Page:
Doctor of Philosophy in English Rhetoric and CompositionMajor: ERC
Degree Awarded: Ph.D.
Program Webpage: http://louisville.edu/english/graduate/doctorate-in-rhetoric-and-composition.html
The Ph.D. in Rhetoric and Composition provides graduate training in the history and theory of rhetoric; theory and empirical research in composition; an area of literary study; and the relation of rhetoric and composition to allied fields (e.g., critical theory, cultural studies, linguistics). Goals for the Ph.D. are that students will 1) gain specialized and current disciplinary knowledge; 2) write a dissertation in which they initiate and complete specialized research that addresses an original and significant question in rhetoric and composition; 3) acquire experience and expertise as writing teachers.
*Note Applications must be complete, with all supporting materials, official transcripts, and GRE scores by the deadline to be considered for admission.
Jan. 5: Fall admission only.
Admission to the Ph.D.
Openings in the doctoral program are limited; therefore, admission is competitive. All doctoral degree applicants should present the following documents:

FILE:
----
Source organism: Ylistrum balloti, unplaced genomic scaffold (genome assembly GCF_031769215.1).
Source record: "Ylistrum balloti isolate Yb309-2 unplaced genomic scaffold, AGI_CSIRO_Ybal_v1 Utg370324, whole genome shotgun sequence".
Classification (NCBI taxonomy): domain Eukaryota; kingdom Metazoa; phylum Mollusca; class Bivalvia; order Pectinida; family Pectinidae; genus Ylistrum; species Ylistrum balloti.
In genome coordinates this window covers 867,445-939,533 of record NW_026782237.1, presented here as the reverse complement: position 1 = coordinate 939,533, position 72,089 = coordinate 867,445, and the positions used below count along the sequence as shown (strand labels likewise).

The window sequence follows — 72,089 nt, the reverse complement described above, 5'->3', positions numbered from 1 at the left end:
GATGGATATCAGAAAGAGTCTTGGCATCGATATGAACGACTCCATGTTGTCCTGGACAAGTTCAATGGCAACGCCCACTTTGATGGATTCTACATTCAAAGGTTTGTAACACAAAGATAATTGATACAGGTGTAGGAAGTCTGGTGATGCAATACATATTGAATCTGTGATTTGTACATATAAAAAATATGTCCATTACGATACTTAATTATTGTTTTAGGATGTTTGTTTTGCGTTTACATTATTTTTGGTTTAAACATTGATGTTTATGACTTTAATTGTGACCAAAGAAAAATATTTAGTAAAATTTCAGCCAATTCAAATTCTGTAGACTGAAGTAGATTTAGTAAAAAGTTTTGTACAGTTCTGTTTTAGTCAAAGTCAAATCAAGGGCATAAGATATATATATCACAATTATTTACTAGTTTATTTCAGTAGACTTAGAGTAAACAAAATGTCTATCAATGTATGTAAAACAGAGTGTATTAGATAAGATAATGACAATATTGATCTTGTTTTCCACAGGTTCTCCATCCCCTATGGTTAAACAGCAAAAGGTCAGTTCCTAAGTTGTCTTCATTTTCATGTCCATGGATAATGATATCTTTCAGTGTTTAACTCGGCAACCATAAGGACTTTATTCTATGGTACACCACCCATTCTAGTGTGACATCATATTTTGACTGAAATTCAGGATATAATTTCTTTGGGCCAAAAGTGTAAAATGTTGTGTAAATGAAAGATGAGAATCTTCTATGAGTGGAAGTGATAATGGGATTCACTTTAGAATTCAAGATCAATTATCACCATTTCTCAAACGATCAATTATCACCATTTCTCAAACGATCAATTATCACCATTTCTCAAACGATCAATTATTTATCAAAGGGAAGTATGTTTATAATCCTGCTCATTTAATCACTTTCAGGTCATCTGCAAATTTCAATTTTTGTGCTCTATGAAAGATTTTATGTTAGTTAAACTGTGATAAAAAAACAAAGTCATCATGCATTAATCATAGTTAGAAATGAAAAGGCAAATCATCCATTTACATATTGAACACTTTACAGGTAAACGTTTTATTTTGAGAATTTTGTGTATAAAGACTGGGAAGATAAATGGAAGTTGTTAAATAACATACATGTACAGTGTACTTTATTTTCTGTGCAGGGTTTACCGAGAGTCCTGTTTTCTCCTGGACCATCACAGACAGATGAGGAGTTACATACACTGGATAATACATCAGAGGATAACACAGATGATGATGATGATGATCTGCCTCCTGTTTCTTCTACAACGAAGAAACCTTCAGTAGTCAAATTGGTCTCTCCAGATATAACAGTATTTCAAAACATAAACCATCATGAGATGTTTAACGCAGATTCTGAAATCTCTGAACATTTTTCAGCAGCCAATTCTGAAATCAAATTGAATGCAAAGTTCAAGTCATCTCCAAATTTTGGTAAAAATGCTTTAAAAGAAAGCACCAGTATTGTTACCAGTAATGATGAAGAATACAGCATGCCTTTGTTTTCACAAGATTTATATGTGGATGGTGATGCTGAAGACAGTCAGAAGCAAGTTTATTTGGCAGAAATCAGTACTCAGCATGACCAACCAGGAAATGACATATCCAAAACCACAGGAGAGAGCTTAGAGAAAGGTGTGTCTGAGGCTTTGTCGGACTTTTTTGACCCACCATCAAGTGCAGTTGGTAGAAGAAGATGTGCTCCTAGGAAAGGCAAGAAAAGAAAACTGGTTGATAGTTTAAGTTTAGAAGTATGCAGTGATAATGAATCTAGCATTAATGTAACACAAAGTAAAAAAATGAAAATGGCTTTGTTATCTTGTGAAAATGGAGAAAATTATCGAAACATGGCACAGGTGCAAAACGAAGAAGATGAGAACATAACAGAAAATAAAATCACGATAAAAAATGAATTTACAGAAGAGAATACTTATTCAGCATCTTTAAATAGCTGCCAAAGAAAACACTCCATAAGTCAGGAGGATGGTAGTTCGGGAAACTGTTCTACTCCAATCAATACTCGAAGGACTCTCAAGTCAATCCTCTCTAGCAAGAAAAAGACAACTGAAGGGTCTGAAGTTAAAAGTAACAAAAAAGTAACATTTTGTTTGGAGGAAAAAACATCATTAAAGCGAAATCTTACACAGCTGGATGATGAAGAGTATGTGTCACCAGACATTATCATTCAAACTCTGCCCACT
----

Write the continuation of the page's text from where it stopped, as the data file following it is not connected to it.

1. Complete official transcripts of previous undergraduate and graduate work;
2. Three academic letters of recommendation (that is, actual letters attached to the evaluation form from faculty members who can address the applicant's academic performance and potential);
3. A written statement of no more than a thousand words detailing the applicant’s professional goals in the field of rhetoric and composition;
4. Scores on the Graduate Record Examination General Test (from within the last five years);
5. A sample of scholarly, critical writing (15-20 pages);
6. International students must also present scores of at least 600 on the TOEFL Examination (paper test) or at least 210 on the TOEFL Exam (computer test); IELTS scores are also accepted for consideration in lieu of the TOEFL;
Above documents should be submitted to:
Houchens Building Suite 105
submitted via the online application: http://graduate.louisville.edu/apply
7. Application for Graduate Teaching Assistantship: http://louisville.edu/english/graduate/forms/gta-applicationII/.
GTA application should be submitted to:
Louisville, KY 40292
The English Graduate Committee reviews applications for the doctoral program in rhetoric and composition and makes all admission decisions. Applicants must have a Master’s degree at the time of matriculation. Completed applications are due no later than January 5th for fall admission only.
All applicants must fulfill the general requirements of the Graduate Admissions Office. Apply Now